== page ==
Chocolate Coke

Hershey's Syrup, circa 1950s

When my sister and I write about our mother Mary or our stepmother Beatrice, you probably think they were both horrible, selfish women. And you would thikn correctly on that count. But each of them did actually have another side–one they showed on rare occasions to the world and on even rarer occasions to my sister and me.

One such memory concerns Beatrice and her fondness for car rides. When I would visit Dad and Beatrice in the summer (and, after Dad’s death, later just Beatrice), she would say:

 Let’s drive down to Tuscola.

Driving to Tuscola, a small near-by town, did not in any way ensure that you would be stopping by any of the cute little shops located in the town. That decision was completely up to Beatrice’s whim of the moment and you might find yourself standing in a delightful place called “The Old Brick Wall” instead. Or you might continue on a long and winding never-ending car trip filled with Beatrice and her stories.

One thing that was sure to happen was that you would be stopping for a chocolate coke. If you have never had a chocolate coke, you should go and get the ingredients immediately and make it as you read the directions.

  1. Take a large glass and load it with ice.
  2. Take a bottle or can of Hershey’s chocolate syrup and pour a very generous amount.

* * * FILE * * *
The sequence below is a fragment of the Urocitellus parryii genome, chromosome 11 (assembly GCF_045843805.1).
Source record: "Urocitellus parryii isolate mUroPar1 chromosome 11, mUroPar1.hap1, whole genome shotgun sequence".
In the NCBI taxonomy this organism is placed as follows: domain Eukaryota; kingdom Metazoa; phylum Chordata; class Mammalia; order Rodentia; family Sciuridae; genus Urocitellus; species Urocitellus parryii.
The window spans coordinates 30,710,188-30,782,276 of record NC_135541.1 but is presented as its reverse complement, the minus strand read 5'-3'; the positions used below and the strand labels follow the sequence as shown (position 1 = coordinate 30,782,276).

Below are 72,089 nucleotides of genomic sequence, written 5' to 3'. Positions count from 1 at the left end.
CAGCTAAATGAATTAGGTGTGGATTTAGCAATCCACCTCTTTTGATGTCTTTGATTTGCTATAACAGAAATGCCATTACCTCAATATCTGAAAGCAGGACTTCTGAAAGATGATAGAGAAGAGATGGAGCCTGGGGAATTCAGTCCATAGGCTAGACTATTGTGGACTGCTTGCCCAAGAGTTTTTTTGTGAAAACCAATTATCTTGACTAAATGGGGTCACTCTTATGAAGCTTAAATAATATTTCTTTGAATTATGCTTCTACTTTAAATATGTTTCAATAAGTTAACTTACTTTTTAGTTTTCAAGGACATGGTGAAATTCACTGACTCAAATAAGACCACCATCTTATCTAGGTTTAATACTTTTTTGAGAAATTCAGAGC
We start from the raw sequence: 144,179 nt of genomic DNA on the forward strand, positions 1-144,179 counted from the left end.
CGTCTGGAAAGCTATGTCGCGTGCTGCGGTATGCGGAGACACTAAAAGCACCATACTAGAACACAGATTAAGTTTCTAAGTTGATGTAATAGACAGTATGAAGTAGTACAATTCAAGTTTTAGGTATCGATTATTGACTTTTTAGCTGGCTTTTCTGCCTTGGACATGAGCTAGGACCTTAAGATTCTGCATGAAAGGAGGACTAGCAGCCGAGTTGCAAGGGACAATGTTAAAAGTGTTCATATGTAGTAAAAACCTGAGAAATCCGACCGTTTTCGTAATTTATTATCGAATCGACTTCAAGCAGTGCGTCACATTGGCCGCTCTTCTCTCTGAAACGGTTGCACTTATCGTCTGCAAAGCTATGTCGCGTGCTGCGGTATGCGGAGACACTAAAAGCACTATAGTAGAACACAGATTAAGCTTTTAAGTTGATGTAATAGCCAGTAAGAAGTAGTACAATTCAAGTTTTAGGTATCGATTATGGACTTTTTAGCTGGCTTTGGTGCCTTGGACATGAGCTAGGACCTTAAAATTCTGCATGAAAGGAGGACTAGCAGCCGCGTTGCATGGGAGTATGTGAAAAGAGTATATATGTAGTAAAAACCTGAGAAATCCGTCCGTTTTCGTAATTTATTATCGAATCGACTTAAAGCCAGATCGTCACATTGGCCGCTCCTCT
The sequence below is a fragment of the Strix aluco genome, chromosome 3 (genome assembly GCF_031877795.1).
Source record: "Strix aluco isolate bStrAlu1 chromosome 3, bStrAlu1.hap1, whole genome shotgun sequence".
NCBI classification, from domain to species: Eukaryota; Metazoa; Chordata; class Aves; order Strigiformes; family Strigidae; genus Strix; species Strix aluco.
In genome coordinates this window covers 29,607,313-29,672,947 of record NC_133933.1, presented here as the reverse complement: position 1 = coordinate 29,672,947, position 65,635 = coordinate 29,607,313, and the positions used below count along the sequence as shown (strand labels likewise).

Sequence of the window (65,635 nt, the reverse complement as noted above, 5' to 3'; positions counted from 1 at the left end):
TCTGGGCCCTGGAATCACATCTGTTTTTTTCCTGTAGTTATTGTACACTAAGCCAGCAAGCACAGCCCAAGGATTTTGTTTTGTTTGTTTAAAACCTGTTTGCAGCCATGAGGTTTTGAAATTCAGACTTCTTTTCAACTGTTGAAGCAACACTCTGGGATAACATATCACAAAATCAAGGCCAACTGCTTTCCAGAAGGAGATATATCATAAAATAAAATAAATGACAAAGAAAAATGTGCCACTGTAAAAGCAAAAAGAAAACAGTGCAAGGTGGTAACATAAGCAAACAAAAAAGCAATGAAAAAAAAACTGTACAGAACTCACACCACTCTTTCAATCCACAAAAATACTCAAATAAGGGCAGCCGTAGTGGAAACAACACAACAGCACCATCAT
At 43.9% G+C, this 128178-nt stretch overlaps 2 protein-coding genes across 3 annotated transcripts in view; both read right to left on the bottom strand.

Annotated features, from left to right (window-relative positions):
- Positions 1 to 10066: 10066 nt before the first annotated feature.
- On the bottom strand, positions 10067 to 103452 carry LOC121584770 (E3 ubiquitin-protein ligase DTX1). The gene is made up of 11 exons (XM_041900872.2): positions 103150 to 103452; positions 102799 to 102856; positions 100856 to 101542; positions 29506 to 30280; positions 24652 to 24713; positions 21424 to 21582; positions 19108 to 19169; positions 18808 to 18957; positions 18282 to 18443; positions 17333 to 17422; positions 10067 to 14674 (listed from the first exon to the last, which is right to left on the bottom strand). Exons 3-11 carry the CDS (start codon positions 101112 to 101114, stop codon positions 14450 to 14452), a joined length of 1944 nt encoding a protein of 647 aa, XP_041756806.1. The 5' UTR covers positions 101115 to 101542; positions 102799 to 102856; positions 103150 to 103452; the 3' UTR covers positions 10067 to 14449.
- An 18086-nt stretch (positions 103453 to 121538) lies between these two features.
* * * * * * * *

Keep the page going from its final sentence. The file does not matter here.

3. Pour Coke (actually Beatrice and I preferred diet) over the top and stir with a spoon.

This is  a treat I have had with Beatrice on many occasions. We often stopped at the Dairy Queen for this very enjoyable drink. Any time I have a chocolate coke, I am reminded of Beatrice…and in a good way.

Her favorite place to stop for lunch (after the exhausting morning spent driving around) was a place I called “The Trough.” This was a little restaurant run by Mennonite women (who as you may know dress in a plain style and cover their hair), and all the food was served buffet style. They had numerous crockpots plugged into numerous outlets and the smell of fried chicken and other assorted fried meats assailed your nose as soon as you walked in. Forget trying to be on a diet. This place was like the Last Supper for the Biggest Loser.

If I said I didn’t want to order the buffet and instead wanted a turkey sandwich from the menu, Beatrice began pouting. She would go up to the assorted foods and select a giant plate of everything. Then she would announce to me that my sandwich would not be available until she was finished eating. The funny thing was that she was usually right and I finally gave up and began trying to make some good choices from the many calorie-laden foods presented. For dessert, this restaurant did have something called Cinnamon Pudding that was delicious.

My favorite story concerns a time when we had stopped and one of the Mennonite women mentioned that she thought Beatrice’s sweater was too bright.

The day I take fashion advice from a Mennonite woman will be the day I give up.

Beatrice told me.  She was always one with the snappy come-backs and a chocolate coke in one hand.

Leave a Reply